Andy Warhol has been defined as “the United States in the moment the United States became the world” (1), that is, just over the first half of the 20th century. How can one not recall his TV sets reproducing his now famous Campbell tomato cans, or the reproductions of popular “icons” such as Coke bottles, Marilyn Monroe or Marlon Brando? According to Artprice indexes, between 1997 and 2006 the price of his TV sets has increased by over 300%. Warhol is part of that group of American artists of the 60s that wanted to represent the reality around them “literally”.
The pop art artists, in other words, of “popular art”, started to use parts of the language of the culture of masses, such as publicity images, comics, movies, television, consumer goods and fashion in a more educated level. Thus, the mass experience entered into the individual experience, making the artistic expression of each person leave his own territory and open it to a social, collective, massive and commercial dimension.
CONSUMER SOCIETY AND PRIVATE DEVOTION
Pop –”popular”- images are pictorially assumed and reformulated. Andy Warhol is an exemplary pop artist. If others chose comics (R. Lichtenstein) or the objects the average American has at home (C. Oldenburg), Warhol chooses the commercial image and everything that goes with it. Therefore his representation objects are frequently commercial labels, photographs of idols or famous people, symbols or works of art. But they also are distressing images of disasters and events from the crime reports. He used basically two procedures. The first is the isolation and dilatation, as in many portraits. The image is a front view, the result is a montage of heavily spread colors (black or yellow hair, red lips, blue eyelids…) and it is placed against an abstract-colored background (orange, green…) The second is the serial repetition of the subject being represented, from portraits to consumer goods (Coke, Campbell…). Thus, in one same work, the image is repeated on a single canvas, following the model of continuous repetition in publicity, typical of the mass industry or the mass media.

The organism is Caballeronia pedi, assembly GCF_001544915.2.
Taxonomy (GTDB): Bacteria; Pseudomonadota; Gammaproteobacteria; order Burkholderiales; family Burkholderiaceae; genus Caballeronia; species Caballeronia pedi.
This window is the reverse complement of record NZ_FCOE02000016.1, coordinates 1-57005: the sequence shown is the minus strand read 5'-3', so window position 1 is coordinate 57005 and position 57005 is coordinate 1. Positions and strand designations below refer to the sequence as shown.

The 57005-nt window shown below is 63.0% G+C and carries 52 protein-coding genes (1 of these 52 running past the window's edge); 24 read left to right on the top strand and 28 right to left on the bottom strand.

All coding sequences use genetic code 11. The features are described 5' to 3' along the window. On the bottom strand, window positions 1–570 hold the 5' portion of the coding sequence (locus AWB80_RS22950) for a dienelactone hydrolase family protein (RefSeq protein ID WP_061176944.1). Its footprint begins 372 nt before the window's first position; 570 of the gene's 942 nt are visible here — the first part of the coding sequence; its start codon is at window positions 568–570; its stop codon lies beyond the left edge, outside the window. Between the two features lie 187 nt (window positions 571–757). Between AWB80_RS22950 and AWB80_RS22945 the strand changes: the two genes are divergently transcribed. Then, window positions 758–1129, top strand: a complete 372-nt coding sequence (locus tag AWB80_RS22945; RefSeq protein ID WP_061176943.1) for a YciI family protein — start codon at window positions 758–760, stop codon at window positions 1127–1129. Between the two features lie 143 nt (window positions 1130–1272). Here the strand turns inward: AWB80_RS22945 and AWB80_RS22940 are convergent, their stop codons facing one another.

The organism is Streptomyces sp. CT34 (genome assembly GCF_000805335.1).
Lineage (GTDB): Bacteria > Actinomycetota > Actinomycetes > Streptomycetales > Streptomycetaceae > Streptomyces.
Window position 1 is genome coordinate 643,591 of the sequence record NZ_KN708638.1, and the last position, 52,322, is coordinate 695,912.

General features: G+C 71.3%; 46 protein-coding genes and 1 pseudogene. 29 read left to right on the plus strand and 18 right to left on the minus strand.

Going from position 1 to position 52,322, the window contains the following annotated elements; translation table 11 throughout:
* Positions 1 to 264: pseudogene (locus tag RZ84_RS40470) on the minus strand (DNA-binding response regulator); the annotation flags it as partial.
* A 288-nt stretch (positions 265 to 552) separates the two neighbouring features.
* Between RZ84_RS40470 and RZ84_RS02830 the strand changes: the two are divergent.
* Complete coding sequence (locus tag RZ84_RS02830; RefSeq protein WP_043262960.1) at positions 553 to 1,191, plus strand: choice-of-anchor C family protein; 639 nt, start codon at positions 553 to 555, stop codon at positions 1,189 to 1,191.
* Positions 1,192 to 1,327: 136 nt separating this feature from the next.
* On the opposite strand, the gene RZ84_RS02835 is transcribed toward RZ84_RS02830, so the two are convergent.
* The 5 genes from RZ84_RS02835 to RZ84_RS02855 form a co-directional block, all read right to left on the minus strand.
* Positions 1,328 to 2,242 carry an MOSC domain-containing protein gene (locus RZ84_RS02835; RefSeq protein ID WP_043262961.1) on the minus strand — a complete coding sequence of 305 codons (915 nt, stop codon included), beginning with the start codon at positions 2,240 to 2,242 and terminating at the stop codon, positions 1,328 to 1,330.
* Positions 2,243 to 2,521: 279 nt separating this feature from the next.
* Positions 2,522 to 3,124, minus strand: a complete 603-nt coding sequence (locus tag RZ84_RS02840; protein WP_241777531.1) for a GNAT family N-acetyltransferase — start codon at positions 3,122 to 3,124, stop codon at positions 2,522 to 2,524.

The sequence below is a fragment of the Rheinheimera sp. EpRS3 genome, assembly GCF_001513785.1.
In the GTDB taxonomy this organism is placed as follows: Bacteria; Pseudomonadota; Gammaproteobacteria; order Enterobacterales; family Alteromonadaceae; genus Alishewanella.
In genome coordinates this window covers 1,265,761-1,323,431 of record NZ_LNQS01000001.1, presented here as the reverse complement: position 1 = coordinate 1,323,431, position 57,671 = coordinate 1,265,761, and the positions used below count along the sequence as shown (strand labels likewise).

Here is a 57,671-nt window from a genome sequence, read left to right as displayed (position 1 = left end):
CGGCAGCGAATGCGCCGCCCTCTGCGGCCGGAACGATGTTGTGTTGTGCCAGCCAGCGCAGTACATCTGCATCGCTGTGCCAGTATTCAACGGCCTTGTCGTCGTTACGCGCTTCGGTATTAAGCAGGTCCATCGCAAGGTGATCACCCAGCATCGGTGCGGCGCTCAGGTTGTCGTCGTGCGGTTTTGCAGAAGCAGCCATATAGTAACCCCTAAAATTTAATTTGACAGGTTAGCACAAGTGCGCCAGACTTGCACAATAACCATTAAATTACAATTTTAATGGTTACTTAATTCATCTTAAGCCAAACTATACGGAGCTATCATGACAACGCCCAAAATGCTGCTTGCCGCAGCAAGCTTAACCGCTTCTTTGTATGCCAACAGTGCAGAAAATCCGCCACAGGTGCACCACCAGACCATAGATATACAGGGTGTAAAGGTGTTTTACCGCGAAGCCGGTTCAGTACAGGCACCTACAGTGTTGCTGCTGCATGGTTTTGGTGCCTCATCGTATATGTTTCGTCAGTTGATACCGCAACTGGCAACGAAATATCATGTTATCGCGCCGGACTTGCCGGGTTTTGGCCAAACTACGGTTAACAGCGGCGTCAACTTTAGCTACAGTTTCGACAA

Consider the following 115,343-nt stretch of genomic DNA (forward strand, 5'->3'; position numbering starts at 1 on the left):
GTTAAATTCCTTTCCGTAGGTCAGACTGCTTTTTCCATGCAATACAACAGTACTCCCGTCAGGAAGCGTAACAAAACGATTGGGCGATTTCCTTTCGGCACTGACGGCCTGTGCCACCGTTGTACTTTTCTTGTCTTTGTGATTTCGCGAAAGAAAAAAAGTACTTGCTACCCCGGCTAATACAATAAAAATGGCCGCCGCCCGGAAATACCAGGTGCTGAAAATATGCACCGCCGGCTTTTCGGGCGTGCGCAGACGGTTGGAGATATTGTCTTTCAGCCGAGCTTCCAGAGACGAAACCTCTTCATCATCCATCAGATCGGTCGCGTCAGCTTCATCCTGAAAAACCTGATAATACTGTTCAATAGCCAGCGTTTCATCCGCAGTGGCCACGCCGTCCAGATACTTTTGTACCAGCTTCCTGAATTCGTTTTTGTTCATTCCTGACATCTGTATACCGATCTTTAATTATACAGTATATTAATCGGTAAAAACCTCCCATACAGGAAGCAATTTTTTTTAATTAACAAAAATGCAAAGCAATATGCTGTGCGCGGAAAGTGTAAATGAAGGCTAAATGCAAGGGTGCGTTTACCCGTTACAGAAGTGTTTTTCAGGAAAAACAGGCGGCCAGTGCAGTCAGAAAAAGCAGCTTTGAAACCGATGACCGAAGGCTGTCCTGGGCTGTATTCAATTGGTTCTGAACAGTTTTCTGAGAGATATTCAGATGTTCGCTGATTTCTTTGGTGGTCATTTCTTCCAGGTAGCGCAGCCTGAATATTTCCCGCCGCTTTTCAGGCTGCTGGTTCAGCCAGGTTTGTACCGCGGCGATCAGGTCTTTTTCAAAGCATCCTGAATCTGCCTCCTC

The object of these pages is not the presentation of Warhol’s artistic parable, but –with many more limitations- to take a deeper look at an almost completely ignored aspect of his inspiration: the religious element.
Fortunately, an exhibition held in Rome, in the Bramante Cloister, titled Andy Warhol. Repent and sin no more! has drawn the attention of the Italian public towards this aspect of the artist’s production which has been lying in the shadows for so long (2). The title of the exhibition is taken from Repent and sin no more!, a work in acrylic and ink silkscreen on canvas carried out between 1985 and 1986 (3). The exhibition included nearly 80 mostly large format works, exposing photos and videos kept in the Andy Warhol Museum in Pittsburgh.